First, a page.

By Geri Coleman Tucker
Choices abound when it comes to picking the right elementary school for a child with learning and attention issues. This checklist might help you narrow down your list.
The student-teacher ratio is reasonable.
I know and agree with the school’s policy on handling behavior problems.
The school actively works to prevent and deal with bullying.
The school is safe and clean.
Very few students are expelled or suspended; violence is rare.
The school has a good policy for dealing with sick children.
The school won’t let anyone take my child out of school without my permission.
Afterschool child care and afterschool sports, clubs and programs are available.
The school grounds are secure and the neighborhood is safe.
There’s a gym, playground and playing field for physical activities.
The school has a psychologist, speech therapist and occupational therapist on staff.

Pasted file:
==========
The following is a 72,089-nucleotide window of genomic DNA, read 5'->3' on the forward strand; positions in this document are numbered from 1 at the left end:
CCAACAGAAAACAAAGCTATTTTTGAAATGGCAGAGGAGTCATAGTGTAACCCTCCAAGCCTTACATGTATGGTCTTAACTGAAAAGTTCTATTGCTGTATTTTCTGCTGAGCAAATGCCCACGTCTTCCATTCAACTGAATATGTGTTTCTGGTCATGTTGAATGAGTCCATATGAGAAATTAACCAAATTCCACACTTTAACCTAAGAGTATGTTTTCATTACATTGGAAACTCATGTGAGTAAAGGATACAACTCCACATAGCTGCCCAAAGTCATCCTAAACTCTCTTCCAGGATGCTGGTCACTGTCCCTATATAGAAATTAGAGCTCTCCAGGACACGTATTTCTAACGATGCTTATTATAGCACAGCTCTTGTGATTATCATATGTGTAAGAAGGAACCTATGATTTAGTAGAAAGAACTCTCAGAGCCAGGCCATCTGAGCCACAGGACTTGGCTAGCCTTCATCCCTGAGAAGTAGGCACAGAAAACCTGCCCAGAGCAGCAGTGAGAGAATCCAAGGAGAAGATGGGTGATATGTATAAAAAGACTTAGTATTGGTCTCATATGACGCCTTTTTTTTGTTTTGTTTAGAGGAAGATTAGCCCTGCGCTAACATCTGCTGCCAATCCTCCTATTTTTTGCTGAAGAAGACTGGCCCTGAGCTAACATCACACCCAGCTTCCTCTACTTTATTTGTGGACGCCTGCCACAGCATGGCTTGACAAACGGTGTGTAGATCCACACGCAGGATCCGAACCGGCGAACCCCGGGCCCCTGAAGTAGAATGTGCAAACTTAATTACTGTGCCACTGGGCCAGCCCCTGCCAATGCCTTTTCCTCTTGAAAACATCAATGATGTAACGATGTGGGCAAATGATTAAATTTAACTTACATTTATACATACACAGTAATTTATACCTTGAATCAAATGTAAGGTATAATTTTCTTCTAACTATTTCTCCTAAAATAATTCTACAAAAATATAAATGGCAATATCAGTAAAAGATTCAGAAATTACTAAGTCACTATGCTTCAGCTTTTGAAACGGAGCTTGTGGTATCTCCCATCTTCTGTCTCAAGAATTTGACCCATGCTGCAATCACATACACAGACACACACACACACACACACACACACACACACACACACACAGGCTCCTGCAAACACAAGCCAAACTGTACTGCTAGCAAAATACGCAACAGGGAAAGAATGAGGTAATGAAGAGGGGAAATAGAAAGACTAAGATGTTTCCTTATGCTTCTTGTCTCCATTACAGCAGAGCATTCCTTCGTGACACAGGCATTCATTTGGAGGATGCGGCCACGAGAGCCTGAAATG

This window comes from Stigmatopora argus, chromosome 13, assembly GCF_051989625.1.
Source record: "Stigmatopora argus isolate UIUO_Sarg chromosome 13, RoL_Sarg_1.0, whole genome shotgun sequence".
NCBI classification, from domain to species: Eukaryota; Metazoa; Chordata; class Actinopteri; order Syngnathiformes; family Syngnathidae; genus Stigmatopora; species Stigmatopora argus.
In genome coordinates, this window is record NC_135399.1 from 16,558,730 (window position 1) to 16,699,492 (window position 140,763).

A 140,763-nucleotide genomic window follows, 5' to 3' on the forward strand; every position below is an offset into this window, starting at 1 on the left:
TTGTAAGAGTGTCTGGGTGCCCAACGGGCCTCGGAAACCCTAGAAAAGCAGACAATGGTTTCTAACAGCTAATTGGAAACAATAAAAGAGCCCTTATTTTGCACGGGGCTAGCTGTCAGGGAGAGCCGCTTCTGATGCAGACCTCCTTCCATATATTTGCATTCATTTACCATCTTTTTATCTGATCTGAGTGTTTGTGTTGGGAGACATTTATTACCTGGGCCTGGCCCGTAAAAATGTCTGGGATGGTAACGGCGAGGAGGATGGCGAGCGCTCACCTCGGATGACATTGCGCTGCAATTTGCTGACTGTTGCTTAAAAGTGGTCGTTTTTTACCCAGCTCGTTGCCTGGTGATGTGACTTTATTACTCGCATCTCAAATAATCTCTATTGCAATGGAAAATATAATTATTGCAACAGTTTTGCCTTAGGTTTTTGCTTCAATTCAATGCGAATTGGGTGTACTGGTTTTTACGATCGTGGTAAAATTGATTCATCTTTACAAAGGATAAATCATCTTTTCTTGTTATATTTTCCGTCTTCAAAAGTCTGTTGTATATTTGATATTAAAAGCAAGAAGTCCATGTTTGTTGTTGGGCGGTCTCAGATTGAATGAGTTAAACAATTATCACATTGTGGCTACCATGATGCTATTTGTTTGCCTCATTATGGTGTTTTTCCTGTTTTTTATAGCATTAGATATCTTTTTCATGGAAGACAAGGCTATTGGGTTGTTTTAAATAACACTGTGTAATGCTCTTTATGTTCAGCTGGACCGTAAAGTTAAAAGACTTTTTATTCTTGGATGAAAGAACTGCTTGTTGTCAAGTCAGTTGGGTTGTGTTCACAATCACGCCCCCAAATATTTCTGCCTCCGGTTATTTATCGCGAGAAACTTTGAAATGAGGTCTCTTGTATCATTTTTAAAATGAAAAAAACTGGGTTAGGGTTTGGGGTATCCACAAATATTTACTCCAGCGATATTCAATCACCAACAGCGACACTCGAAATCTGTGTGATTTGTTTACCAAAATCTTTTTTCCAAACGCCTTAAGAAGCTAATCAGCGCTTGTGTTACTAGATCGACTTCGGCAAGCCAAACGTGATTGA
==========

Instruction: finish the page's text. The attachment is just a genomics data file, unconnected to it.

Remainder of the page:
Teachers and specialists are trained to recognize and work well with children who have learning and attention issues.
They know how to deal with discipline and behavior issues and have a written policy.
There’s not a lot of staff turnover.
Teachers seem knowledgeable and pleasant.
The school offers a supportive environment and has the proper resources.
The school can serve my child’s special learning needs.
The method of teaching at the school works well with my child’s learning strengths.
Regular education and special education teachers work together.
The school is near my home, or is convenient for my child to get to.
The school hours fit my schedule.
I like the policy for watching my child’s progress and keeping me informed.
There are parent-teacher conferences as needed.
I’m welcome or encouraged to be involved at the school and volunteer.
A reasonable amount of homework is given.
The school has high expectations for all students.
Assistive technology is available for learning needs.
The school scores well on standardized tests.
There is a library, music and arts program, and a computer lab.
Children do well in middle school after they leave this school.
Geri Coleman Tucker is a freelance writer and editor and a former deputy managing editor for USA Today.
Apr 07, 2014
Apr 07, 2014
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